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Timpani, or kettledrums, are percussion musical instruments. A type of drum, they consist of a skin, called a head, stretched over a large hemispherical bowl generally made of copper. Unlike most drums, they have a definite pitch when struck.

Timpani is an Italian plural, the singular of which is timpano. This is rarely used in English, however, as a timpano is typically referred to as simply a drum.

Drums in the same shape as timpani date back to at least the 7th century BC, although the modern instrument is descended from Turkish instruments played by soldiers on horseback around the 13th century. These instruments were probably introduced to Europe in the 15th century.

Timpani are the most common percussion instruments in the orchestra, with most large-scale orchestral pieces since the 19th century using them. They were first introduced into classical music around the beginning of the 17th century. Orchestras today have at least three timpani as a matter of course, although some pieces may require more. It is possible for one player to play five timpani, and some pieces ask for two or more sets of timpani.

Timpani come in a variety of sizes from around 80 cm (32 in) in diameter down to piccolo timpani of 30 cm (12 in) or less. A typical set of three will have sizes of 75 cm (29 in), 66 cm (26 in), and 61 cm (23 in). Each drum in a set of timpani typically has a range of a perfect fifth, though the ranges of the drums overlap. A set of three timpani has a range from the F below the bass clef staff to the top-line bass clef A, although Gustav Mahler asks for the D flat below the bass clef in his Symphony No. 7, and Darius Milhaud asks for the F sharp at the bottom of the treble clef in La création du monde.

The drums are usually struck with a pair of wooden sticks wrapped with felt or leather material. Using different sticks can cause different sounds to be produced; a heavier stick will produce a darker tone, etc. A timpani head can be made of calf hide or of synthetic material (usually mylar). There is no clear consensus on which kind of head sounds better, but hide heads tend to react to changes in atmospheric conditions to a much greater degree.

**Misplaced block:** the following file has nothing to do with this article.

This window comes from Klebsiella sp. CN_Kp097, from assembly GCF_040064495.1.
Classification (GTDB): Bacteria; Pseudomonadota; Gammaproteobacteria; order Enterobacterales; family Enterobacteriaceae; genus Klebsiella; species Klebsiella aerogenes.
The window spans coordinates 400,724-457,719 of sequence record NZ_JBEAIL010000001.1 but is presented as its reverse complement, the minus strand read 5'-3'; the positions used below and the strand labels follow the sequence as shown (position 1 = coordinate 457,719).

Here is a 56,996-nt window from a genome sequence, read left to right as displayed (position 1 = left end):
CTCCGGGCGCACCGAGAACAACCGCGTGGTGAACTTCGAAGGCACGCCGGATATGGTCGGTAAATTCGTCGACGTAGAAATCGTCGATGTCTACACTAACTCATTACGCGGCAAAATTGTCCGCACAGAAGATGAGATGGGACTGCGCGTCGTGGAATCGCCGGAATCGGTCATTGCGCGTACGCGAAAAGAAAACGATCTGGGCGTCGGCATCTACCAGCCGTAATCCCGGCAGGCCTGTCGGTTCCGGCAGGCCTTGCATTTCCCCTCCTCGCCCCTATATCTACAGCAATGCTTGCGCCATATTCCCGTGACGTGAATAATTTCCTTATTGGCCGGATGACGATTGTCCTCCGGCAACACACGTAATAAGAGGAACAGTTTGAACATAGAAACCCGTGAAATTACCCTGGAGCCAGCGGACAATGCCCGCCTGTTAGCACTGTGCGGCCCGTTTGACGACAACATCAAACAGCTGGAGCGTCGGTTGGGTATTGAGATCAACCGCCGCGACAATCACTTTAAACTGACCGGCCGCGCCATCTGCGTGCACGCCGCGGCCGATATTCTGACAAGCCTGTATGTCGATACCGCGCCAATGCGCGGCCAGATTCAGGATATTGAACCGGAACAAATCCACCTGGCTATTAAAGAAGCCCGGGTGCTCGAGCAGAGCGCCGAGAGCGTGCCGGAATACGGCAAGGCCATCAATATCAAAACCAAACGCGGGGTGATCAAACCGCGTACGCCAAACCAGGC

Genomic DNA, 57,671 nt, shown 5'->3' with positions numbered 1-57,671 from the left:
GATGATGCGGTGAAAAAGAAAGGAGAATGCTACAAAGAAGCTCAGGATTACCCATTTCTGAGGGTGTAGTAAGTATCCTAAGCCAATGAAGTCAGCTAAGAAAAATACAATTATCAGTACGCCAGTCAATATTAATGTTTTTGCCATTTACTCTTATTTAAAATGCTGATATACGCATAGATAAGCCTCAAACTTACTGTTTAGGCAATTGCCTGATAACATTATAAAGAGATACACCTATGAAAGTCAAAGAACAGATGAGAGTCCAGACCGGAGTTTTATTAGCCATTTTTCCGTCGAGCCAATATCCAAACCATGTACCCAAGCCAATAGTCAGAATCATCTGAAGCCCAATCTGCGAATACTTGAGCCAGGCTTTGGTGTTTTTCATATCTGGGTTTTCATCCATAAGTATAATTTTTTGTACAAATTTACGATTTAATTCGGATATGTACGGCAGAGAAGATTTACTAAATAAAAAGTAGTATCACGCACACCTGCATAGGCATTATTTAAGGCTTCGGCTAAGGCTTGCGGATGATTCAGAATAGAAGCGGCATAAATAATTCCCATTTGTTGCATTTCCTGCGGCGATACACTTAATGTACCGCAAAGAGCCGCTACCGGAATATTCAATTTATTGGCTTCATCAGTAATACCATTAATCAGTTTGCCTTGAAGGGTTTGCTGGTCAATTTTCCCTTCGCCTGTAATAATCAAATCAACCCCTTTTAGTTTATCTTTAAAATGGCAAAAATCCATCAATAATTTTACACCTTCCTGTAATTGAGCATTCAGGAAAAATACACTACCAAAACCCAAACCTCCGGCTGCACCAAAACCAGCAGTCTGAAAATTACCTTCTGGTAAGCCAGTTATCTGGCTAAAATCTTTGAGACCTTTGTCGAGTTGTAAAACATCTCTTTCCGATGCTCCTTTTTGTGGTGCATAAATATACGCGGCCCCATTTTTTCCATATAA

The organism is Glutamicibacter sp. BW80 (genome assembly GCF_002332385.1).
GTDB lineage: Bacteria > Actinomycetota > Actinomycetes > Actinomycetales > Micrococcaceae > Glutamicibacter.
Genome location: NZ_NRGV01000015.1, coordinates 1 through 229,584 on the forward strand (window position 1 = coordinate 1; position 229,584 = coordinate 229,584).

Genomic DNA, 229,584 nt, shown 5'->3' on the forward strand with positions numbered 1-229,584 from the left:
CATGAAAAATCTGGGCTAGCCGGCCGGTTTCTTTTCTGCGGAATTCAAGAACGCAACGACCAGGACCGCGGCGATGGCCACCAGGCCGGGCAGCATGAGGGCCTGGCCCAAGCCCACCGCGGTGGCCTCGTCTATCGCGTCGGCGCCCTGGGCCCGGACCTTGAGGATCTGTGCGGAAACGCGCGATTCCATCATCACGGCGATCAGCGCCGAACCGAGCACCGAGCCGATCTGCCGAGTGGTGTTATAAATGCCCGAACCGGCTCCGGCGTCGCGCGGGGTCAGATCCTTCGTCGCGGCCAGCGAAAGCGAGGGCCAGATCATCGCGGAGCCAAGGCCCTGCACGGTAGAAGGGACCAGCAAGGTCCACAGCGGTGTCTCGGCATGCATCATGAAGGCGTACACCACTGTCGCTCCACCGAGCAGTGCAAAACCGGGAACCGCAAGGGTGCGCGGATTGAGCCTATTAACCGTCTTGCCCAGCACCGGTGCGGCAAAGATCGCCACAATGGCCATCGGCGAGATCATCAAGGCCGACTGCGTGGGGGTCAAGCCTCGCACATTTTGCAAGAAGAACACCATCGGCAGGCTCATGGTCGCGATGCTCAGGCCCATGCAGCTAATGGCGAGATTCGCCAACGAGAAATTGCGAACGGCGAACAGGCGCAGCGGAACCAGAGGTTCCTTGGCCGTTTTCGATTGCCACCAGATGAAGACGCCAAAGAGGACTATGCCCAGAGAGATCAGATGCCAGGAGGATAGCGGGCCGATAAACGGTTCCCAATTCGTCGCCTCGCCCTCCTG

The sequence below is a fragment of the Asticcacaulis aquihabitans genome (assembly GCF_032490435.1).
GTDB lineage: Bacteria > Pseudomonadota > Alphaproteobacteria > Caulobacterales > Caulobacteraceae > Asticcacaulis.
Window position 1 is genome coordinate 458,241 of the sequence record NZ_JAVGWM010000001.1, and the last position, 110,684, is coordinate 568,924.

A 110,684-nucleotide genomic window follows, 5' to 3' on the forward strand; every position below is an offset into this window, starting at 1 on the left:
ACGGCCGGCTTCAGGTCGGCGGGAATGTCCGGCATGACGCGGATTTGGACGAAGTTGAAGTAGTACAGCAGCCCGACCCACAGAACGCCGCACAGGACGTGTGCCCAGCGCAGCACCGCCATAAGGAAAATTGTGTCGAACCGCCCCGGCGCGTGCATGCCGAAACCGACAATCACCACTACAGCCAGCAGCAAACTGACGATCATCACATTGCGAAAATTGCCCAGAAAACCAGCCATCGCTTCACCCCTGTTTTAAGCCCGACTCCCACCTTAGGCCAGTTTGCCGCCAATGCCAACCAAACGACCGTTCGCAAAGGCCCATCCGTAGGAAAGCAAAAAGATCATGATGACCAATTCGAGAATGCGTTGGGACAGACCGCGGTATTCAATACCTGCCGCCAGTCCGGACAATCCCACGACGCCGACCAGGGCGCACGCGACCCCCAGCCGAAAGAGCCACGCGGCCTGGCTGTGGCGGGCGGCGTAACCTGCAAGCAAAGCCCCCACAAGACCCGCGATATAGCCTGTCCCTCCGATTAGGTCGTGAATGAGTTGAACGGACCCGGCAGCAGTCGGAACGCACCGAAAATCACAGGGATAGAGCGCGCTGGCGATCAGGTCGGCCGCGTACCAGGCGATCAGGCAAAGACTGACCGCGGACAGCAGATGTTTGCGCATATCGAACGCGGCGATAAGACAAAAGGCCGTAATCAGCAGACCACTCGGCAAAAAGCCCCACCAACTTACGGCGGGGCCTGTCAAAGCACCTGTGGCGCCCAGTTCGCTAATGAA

The tuning of timpani is changed by tightening or loosening the head. On older instruments, this is done by turning screws located around the edge of the head. On modern pedal timpani, however, a pedal mechanism connects to rods which pull the head around the top of the bowl. A less common mechanism connects the tuning screws with a chain, allowing all screws to be tightened or loosened simultaneously with one handle. An even rarer design allows the drum itself to be rotated which changes the tuning.

The pedal mechanism allows the player to tune the instrument while playing, making a glissando possible. One of the first composers to call for a timpani glissando was Carl Nielsen, who used two sets of timpani, both playing glissandi at the same time, in his Symphony No. 4 (“The Inextinguishable”). Béla Bartók also made extensive use of the timpani glissando.

Although it is not common, there have been concertos written for timpani. The 18th century composer Johann Fischer[?] wrote a symphony for eight timpani and orchestra, which requires the solo timpanist to play eight drums simultaneously. In the year 2000, noted American composer Philip Glass wrote his Concerto Fantasy for two timpanists and orchestra, which has its two soloists playing a total of nine or more timpani.

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